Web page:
Zoom-bomber spews racist language
The Desmond-Fish Public Library in Garrison said it was a victim of a racist “Zoom-bombing” during a virtual event for children on Saturday (Jan. 2).
An interloper gained access to the video-conference and immediately changed his or her screen name to match existing participants to avoid detection, said library Director Jen McCreery. After an indecipherable rant, the user was identified and removed but managed to return to interrupt the event with racist, sexist and lewd language, she said. The user was again identified and removed but returned to post in the written chat.
The gathering was the culmination of a “bake-off” contest for children and teenagers ages 4 to 14. It was co-hosted by Justice McCray, a librarian who has been outspoken in the Black Lives Matter movement, but McCreery said it was unclear if McCray was a target of the abuse.
“The incident was handled as quickly as possible in the moment, but, sadly, the Zoom participants were exposed to this hateful and illegal behavior,” McCreery said in a statement issued on Jan. 3, noting the library had notified Zoom and county and federal authorities of the unauthorized access.
“The library staff and our board of trustees are horrified that a program created as a positive and joyful celebration of our community was derailed by one hateful individual,” she wrote. “We are especially sorry that this attack was witnessed by children. No family should have to encounter such hate speech.”
McCreery said she hoped some of the children were too young to understand what happened but that she was upset others were old enough to read the chat messages.
“The security of our online programming is taken very seriously,” McCreery said. “Library staff and board trustees are researching further security measures to prevent this kind of incident from ever happening again.”
To counter video-conference hijackers, Zoom in April changed its default settings to require meetings to either have “waiting rooms” or passwords. McCreery said the library had a waiting room in place but that the person slipped through by impersonating recognized users. In addition, because of a technical difficulty, the meeting had been moved at the last minute from Crowdcast, which she said the library prefers because it offers more control over audience participation.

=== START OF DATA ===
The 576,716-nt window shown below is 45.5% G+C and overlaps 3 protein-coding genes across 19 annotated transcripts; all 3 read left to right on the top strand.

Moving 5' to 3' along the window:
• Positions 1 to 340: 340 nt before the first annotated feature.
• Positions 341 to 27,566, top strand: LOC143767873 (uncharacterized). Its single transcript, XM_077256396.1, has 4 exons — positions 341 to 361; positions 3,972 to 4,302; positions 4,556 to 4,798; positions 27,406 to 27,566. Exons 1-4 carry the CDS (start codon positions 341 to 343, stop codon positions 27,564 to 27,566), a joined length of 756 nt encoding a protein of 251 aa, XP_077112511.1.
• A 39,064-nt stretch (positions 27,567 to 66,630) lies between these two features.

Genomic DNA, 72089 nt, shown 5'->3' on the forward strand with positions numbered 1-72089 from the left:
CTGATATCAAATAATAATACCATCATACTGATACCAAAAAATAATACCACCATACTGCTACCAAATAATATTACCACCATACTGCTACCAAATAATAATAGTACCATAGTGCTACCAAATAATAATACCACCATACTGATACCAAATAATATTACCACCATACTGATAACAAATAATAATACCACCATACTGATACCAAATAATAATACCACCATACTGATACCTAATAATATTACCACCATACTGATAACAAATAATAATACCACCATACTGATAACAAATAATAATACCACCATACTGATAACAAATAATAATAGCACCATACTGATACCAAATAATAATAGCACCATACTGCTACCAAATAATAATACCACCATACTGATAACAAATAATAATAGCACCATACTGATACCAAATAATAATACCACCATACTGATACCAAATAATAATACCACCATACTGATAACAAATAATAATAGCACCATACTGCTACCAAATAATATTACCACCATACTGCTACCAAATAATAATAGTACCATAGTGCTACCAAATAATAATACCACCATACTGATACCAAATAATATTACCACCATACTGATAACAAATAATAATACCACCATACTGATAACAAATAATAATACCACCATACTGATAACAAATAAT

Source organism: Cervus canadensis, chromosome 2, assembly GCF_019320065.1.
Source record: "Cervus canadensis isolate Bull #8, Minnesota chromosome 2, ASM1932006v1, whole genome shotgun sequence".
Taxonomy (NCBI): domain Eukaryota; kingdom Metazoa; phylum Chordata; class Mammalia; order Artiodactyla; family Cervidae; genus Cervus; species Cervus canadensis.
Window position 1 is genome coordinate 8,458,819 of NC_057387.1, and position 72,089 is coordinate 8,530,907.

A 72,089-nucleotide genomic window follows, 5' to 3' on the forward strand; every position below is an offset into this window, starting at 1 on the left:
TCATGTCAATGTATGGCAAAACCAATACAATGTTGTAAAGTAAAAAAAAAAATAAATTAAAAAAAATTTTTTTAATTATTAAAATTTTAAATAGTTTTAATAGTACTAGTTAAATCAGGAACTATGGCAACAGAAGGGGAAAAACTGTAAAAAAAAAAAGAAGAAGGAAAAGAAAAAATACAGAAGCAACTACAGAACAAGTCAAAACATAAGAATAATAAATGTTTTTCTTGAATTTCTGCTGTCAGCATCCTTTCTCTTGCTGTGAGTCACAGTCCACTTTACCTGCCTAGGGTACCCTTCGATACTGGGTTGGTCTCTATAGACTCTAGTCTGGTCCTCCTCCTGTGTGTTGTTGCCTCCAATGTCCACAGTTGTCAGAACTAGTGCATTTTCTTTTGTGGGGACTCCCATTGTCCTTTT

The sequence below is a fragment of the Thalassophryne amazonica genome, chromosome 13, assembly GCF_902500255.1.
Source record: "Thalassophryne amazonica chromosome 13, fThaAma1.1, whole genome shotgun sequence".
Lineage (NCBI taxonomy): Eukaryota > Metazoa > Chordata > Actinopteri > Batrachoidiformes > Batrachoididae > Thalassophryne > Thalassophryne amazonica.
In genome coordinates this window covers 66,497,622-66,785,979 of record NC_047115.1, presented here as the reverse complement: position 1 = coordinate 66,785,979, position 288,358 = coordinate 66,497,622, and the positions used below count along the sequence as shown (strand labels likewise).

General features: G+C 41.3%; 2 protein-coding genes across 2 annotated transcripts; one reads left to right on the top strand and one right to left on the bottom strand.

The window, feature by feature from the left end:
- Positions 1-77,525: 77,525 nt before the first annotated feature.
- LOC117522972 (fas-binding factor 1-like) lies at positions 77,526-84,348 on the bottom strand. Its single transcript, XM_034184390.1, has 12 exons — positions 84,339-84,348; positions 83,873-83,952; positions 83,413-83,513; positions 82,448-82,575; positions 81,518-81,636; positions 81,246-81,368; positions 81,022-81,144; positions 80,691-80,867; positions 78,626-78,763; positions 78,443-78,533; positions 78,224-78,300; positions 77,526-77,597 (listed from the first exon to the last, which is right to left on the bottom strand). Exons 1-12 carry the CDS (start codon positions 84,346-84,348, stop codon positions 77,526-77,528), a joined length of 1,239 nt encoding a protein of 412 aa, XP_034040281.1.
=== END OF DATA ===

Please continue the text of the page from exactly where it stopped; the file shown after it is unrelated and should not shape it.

Zoom-bombing has been a higher-profile problem since video-conferencing became widespread in March following the COVID-19 shutdown. In August, for example, school officials in Rochester and on Long Island cut short parent sessions and apologized after rogue users posted lewd and racist language and drawings.
At the Desmond-Fish, McCreery said the library’s Racial Equity and Social Justice Committee is evaluating how to provide “a countervailing force” in response to the incident. She said local organizations have contacted her about organizing library programs to address racism.
In a letter addressed to the community, Haldane Superintendent Philip Benante asked parents and others to “join me in reflecting on how this incident impacted the families who were in attendance, and to consider using it as an opportunity to reinforce to our children a shared value for diversity and inclusion.”
The Cold Spring Village Board also reacted at its meeting on Tuesday (Jan. 5), issuing a statement drafted by Trustees Kathleen Foley and Heidi Bender that said it was “horrified and saddened to learn about the racist attack on a Black librarian.”
“We all have a responsibility to protect our children and any member of our community who is targeted in such a heinous way,” the statement said. “We offer our support to the library and we hope the culprit or culprits will be apprehended and held accountable.”
Mayor Dave Merandy added: “I hope at some point in my life this all ends.”
Michael Turton contributed reporting.
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